Shell Mound wrote:To add to this, I would wish to inquire: Has anyone composed a graph by which to compare the trend in ACE index, by gridded latitudinal/longitudinal boxes, since 2012? Such a graph could illustrate how the mean location of ACE generation, especially by major hurricanes, has migrated from the MDR and Caribbean to the subtropics, based on a comparison between ACE generated over respective time frames before (1995–2012) vs. after 2012 (2013–present)—that is, ACE generation per TC after minus before 2012. I think such a graph would better illustrate how the AMO index has likely gone negative since 2012, based solely on the shift in mean ACE generation (which is heavily weighted toward major-hurricane days) from the MDR/Caribbean to the subtropics.
Thought this was an interesting idea, so here's a map of the change in annual ACE in 5x5 degree gridboxes between the 2013-2019 period and the 1995-2012 period, and a few other comparisons to the 1970-1994 -AMO period. I would caution looking too deeply into this as the recent 7-season period is quite short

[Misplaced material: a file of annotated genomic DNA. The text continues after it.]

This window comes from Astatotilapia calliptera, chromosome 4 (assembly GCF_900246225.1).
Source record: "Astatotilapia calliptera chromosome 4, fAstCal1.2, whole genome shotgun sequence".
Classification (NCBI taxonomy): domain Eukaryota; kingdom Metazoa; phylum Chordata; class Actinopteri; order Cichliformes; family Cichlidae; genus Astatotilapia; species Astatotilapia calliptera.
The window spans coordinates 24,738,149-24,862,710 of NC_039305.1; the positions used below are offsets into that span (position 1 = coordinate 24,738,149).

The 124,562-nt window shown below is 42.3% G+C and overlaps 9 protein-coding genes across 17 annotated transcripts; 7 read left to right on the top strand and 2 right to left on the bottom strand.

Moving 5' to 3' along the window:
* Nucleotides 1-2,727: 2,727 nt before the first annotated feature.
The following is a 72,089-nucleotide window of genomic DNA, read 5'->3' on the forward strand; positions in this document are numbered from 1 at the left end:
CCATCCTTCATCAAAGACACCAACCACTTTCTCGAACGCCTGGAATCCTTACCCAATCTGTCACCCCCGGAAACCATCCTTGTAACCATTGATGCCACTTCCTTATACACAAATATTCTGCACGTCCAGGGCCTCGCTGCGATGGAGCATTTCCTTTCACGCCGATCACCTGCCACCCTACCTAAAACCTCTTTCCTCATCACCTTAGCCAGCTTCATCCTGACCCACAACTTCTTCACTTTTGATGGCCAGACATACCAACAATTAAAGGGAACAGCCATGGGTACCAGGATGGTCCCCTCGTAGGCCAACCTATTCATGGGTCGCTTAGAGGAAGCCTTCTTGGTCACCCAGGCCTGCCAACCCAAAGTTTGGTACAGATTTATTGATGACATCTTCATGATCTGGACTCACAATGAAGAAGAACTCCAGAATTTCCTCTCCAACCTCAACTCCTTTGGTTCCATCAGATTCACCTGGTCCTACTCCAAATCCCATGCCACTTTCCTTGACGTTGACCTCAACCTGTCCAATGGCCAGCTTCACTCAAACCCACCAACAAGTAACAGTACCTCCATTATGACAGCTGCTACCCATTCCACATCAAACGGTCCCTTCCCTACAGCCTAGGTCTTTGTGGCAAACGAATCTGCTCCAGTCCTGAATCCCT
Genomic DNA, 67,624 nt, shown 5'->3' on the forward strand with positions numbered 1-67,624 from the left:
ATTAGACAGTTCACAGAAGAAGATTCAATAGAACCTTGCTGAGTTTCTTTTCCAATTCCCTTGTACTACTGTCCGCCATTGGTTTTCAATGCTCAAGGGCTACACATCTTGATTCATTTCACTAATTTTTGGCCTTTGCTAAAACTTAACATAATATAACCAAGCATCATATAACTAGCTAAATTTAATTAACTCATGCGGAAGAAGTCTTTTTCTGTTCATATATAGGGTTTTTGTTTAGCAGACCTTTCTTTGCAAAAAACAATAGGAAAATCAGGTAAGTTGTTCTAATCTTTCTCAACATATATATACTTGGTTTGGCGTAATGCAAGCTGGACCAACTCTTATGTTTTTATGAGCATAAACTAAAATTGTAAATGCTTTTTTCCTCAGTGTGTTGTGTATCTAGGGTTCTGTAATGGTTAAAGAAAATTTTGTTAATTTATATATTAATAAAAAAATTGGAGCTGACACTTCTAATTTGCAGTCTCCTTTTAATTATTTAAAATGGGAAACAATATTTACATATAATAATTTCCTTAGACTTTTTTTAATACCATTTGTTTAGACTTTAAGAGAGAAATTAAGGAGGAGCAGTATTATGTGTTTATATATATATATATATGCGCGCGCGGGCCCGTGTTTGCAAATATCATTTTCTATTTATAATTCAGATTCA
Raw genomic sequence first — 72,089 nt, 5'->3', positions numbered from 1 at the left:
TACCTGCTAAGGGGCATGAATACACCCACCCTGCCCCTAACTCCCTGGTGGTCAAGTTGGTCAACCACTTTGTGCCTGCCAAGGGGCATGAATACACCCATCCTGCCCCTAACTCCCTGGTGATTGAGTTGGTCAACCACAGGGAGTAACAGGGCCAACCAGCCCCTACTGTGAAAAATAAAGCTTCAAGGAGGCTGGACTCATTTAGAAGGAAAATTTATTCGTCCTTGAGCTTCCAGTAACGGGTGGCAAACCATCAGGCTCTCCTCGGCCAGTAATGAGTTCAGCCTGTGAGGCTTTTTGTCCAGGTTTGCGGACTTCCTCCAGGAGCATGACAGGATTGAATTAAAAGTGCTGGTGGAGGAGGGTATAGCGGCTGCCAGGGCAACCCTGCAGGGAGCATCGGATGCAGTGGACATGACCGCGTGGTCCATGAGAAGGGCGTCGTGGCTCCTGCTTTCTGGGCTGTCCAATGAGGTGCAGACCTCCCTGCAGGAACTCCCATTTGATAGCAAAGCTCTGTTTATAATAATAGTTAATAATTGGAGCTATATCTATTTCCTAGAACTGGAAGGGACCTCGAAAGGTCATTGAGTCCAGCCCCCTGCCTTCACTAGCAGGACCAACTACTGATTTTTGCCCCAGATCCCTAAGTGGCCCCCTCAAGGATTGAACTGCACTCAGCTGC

, but it does highlight the relative quiet of the western Caribbean in the past decade. Some of the changes on the fringes of the basin may be related to increased usage and coverage of satellites, but the effect is probably not very considerable as I don't think major hurricanes, which contribute most to ACE, would be missed (a 100kt major hurricane instantaneously generates 8x more ACE than a 35kt tropical storm).
A relevant paper was published in the Monthly Weather Review
in 1998, "The 1995 and 1996 North Atlantic Hurricane Seasons: A Return of the Tropical-Only Hurricane "
, noting the uptick in tropically-based activity in what we now understand to have been the start of an +AMO period.214KB. Source: Generated myself in QGIS using HURDAT data
For comparison's sake here's the -AMO 1970-1994 period minus the 1995-2012 period:215KB
And finally, 2013-2019 compared to the -AMO 1970-1994 period:156KB